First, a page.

An injured John Danks is the Chicago White Sox's richest player.
Remaining Contract: Three years, $47.25 million
The Chicago White Sox are receiving very little production from their $65 million investment.
Shelling out that much dough for John Danks felt like a slight overpay at the time, but hardly one that would yield disastrous results. In four seasons leading up to the deal, Danks averaged 194.5 innings pitched per year with a 3.77 ERA.
With an average WAR of 3.8 per season during those four years, Danks was a solid, durable pitcher worth keeping around. Now he's a bottom-end arm who is losing ticks on the radar gun.
Danks' average fastball velocity sunk from 91.6 miles per hour in 2011 to 90.1 the ensuing season before he tore his shoulder capsule. While he fought back to take the mound again last season, he was not the same pitcher that netted the lofty five-year deal.
His velocity fell even further this past season, this time plunging down to 89.3 miles per hour. As a result, his K/9 rate depreciated to 5.79, and opposing batters hit .274 off the southpaw.
Although the White Sox have cleansed most of their bulky contracts in a rebuilding effort, they're stuck with Danks for another expensive three years.
The Arizona Diamondbacks saved money down the road by buying out Paul Goldschmidt's arbitration years.
Remaining Contract: Five years, $29.9 million ($14.5 million club option in 2019)
In exchange for making Paul Goldschmidt a millionaire during his rookie years, the Diamondbacks will receive a bargain on the breakout slugger's arbitration years and buy a little time before his free agency.
The Diamondbacks inked him to a five-year, $32 million deal after he hit .286/.359/.490 during 2012. Had Goldschmidt waited another season, a lot more money would have come his way.
He took a leap to superstardom in 2013, batting .302/.401/.551 with 36 homers and 125 RBI. The homers, slugging percentage, RBI and a 160 adjusted OPS+ all led the NL.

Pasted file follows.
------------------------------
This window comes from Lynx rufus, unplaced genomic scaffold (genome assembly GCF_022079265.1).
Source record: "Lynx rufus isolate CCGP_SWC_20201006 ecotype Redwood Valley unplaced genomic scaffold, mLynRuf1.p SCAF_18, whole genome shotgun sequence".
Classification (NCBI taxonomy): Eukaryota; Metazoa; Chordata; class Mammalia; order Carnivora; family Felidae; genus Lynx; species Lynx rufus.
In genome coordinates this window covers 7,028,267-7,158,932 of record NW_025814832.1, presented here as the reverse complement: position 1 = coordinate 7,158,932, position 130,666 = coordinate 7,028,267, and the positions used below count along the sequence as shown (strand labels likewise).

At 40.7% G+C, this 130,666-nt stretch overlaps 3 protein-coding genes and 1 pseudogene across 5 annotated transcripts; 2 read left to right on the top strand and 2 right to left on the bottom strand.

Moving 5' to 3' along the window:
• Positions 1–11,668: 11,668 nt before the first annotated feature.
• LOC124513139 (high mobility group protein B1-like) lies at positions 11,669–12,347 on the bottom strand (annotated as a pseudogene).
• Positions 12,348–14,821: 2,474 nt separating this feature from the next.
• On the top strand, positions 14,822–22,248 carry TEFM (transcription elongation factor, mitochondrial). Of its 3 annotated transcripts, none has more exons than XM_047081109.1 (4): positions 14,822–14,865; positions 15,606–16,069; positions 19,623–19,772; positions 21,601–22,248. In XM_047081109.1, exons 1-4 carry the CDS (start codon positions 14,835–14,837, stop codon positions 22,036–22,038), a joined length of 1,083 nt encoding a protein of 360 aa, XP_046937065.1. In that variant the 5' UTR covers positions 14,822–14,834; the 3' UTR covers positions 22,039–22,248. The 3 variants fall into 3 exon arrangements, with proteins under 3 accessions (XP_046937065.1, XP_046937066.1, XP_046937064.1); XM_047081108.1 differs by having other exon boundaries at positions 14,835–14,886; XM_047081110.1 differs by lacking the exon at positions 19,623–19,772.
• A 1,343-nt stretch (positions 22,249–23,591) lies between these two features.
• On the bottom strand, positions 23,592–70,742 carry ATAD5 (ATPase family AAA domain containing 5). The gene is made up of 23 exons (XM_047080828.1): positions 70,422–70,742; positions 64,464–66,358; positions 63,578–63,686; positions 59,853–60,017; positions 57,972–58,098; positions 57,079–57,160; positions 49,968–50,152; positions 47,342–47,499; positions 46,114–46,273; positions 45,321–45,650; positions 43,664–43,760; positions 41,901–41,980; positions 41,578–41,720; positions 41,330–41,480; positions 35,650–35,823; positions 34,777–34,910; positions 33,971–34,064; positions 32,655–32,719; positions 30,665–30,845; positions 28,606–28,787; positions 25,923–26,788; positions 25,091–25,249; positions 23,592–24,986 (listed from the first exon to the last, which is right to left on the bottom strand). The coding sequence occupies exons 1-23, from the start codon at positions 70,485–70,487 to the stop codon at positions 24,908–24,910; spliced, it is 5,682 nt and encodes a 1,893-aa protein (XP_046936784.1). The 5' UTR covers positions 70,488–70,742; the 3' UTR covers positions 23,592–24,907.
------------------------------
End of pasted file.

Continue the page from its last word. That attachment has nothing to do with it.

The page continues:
Assuming the Diamondbacks activate the $14.5 million option for 2019, Goldschmidt will be 32 when his contract expires. Were they to peruse the rest of this list, they might cash out and let someone else watch the first baseman decline under much more significant financial terms.
For now, they can simply enjoy holding one of the best hitters in baseball for slightly less than some veterans of the same token are making in a year.
Everything went wrong for B.J. Upton last season.
Remaining Contract: Four years, $62.2 million
Well, that backfired spectacularly.
B.J. Upton's five-year, $72.5 million deal drew much disapproval when the transaction unfolded, but nobody could have anticipated this type of collapse. In his first year with the Atlanta Braves, Upton hit an abysmal .184/.268/.289 with a minus-0.6 WAR.
His downfall culminated with the Braves benching him during the playoffs, which meant they had $25 million watching from the dugout between Upton and Dan Uggla.
Upton has not hit above .250 since 2008, and his power swings result in an unimpressive .409 slugging percentage, so signing him certainly came with risk. But he still offered speed on the bases and in the outfield, hoarding plenty of value before his tumultuous 2013 campaign.
Putting aside the sabermetric spreadsheets for a minute, the dude hit .184 last season. That's all sorts of awful, and he needs to revive his career before turning into the world's most highly compensated cheerleader.
The Kansas City Royals have a top catcher at a cheap cost for multiple years.
Remaining Contract: Three years, $5.25 million (plus club options)
It's going to take a while for one of the game's brightest backstops to get adequately paid.
A career .301 hitter with a great glove behind the plate, Salvador Perez is quickly morphing into one of the game's top catchers. If the 23-year-old could take a few more walks and amp up the power a tad, he'll become a superstar.
The Royals watched him hit .331 during a limited sample size in 2011, which was enough for them to lock him down for as many as eight years. The small figures and club options made the hurried extension a low-risk, high-reward ploy.
Perez has made good on the investment. Despite his 4.0 percent walk rate, he touts an 88 percent contact rate. Per Baseball-Reference, he led all catchers with 11 defensive runs saved.